Prioritising your Payments – How to Manage

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Rising prices have impacted all our finances since springtime, but we might only be seeing the shortfall now.  

Are you facing annual bills such as car or home insurance? Perhaps back-to-school costs are making it more difficult to make ends meet.

So, what happens when we just can’t stretch any further? By acting early, you can reduce stress and have a plan in place.  

At MABS, we do not only help those who have problem debt, but a lot of what we do is help people to reduce their chances of having problem debt in the first place.  

In this blog, we talk about prioritising your payments. Let’s get started… 


What are priority payments or debts?  

A priority debt is a bill or payment that can impact your life negatively if you don’t pay it or fall behind on payments. Examples of priority payments are: 

  • your mortgage or rent, 
  • utilities – electricity and heating,  
  • TV licence,  
  • car insurance,  
  • car loans, including Hire Purchase or a PCP (personal car plan),  
  • income tax, 
  • property tax,  
  • fines, or  
  • maintenance payments.  

Falling behind on these essential payments can result in repossession of your home or car, evictions, disconnections or fines. 

Mortgage and rent are particularly important because you could lose your home if you do not pay them.  

If you are already in arrears on your mortgage, read more about Abhaile and how it can help you keep your home. 


What are secondary debts?  

Secondary debts are other types of payments where the consequences of arrears are less serious, for example, they can’t take your home. Just because these debts or payments are less serious, you shouldn’t ignore them – you can still be taken to court if you don’t keep up the agreed payments.   

Examples of secondary debts are: 

  • bank overdrafts,  
  • legal moneylender and catalogue debts,  
  • credit card debts,  
  • credit union loans, and  
  • personal loans. 


So which debts should I pay first?  

We recommend that you pay off your debts in the right order, starting with priority debt first. You can read more on the MABS money advice approach, but you should start by: 

  • Assessing your situation – what have you got coming in and going out? Have you got any additional money to pay towards any arrears? 
  • Decide on a plan – MABS can help if you don’t know where to start or are getting overwhelmed by the process. Contact an adviser to support you through the process.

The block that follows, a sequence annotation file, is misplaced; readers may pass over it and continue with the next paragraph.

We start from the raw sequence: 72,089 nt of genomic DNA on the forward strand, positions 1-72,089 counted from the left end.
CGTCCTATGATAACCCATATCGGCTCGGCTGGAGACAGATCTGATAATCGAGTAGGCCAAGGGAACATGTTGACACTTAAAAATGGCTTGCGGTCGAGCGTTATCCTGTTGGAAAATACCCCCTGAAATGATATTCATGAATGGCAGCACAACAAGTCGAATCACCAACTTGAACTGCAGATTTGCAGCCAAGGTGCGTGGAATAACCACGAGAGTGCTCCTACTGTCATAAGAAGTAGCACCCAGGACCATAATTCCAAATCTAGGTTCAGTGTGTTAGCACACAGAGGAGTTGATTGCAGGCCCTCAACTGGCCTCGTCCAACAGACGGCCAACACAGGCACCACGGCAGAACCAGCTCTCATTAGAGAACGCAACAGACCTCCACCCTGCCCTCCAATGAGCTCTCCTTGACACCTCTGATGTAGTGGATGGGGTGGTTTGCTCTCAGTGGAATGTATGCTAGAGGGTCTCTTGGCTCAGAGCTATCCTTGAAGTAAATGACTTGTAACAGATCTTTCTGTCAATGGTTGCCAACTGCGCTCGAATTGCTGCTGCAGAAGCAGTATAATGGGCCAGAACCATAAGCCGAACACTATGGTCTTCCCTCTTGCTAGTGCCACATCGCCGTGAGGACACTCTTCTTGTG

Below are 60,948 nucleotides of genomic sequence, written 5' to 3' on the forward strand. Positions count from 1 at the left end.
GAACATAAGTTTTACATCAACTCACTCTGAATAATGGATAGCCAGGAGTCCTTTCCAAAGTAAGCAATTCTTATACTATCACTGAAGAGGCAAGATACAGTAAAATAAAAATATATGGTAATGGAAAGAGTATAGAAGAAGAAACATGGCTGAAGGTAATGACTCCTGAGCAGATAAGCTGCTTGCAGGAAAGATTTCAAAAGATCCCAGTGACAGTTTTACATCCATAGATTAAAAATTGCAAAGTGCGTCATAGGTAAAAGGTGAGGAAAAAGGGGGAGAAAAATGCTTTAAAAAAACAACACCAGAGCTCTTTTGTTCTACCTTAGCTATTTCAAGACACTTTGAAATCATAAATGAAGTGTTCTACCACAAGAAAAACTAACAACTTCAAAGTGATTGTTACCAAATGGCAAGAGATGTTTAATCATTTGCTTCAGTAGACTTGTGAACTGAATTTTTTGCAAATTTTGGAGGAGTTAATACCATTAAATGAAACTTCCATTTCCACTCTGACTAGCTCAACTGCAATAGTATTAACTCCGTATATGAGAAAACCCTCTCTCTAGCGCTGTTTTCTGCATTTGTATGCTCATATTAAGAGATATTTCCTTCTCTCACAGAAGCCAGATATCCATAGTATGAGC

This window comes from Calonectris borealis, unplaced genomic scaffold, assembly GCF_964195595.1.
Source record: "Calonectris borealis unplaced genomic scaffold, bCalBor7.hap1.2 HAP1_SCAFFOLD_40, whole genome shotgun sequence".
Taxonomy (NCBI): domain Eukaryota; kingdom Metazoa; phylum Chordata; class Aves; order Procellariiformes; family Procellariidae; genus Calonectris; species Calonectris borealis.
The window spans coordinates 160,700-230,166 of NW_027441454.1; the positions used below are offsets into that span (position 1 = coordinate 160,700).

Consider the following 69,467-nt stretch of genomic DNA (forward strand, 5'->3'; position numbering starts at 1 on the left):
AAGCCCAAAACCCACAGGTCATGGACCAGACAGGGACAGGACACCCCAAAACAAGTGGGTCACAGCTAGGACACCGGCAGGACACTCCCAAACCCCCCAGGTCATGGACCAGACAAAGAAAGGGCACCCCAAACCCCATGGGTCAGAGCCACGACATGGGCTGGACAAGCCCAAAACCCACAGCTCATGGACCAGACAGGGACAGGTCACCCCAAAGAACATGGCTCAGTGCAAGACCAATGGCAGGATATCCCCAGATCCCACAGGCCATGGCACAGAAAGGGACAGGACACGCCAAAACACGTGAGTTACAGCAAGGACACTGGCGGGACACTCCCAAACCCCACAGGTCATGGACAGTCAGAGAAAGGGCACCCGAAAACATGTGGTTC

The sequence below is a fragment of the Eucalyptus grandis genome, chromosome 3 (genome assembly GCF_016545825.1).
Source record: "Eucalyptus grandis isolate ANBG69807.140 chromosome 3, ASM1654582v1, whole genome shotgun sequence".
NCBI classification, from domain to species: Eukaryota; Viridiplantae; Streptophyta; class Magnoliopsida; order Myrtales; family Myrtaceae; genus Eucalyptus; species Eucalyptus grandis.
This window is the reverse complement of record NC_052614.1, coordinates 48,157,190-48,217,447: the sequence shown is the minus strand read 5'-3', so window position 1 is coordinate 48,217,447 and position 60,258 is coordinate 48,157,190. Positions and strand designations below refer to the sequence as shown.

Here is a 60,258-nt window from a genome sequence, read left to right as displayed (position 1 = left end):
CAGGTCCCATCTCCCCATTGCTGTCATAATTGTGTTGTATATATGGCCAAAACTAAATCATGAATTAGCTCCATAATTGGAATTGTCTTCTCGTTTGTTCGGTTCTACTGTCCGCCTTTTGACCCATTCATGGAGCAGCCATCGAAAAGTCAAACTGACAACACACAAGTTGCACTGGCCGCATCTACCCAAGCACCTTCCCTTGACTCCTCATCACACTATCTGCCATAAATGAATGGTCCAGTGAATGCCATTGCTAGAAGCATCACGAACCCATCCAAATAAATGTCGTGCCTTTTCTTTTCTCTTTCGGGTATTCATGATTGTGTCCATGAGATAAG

• Present the repayment plan to your creditor/s 
  • Review your situation – is the new plan working, and has your situation changed? 

If you are considering a formal debt solution under personal insolvency, the order and repayment amounts will be fixed as part of this arrangement.  


MABS approach to prioritising your debts  

Deal with priority debts first 

If you have fallen behind on payments or bills, you will need to offer your creditors an affordable amount – on top of your regular payments – to clear the arrears over a fixed period.  

When working out your budget, if possible, don’t use all your allocated money to pay down your arrears. You need to pay your secondary debts too. 

Deal with secondary debt next 

Where you have the room left in your budget, not leaving yourself below the Reasonable Living Expenses guidelines. The easiest way to split the amount between debts is to allocate the largest amount to the largest debt and move down the list that way.  

Other Approaches to Tackling Debt 

There are many ways to tackle your debts, one might suit you and the way you manage your finances better than others. Choosing one that fits your budget and mindset will be essential to keep to your plan. 

Where to get free help and advice   

If you’re already in arrears or are struggling with debts, talk to a money adviser as soon as possible. You can call the MABS National Helpline on 0818 07 2000 Monday to Friday, from 9am to 8pm or find the contact details for your local office.   

Disclaimer: This blog does not represent legal advice and is intended for guidance only. If you are concerned about your current or future personal financial situation, then please contact an adviser from MABS. Advisers are available by phone, email and in-person in locations nationwide.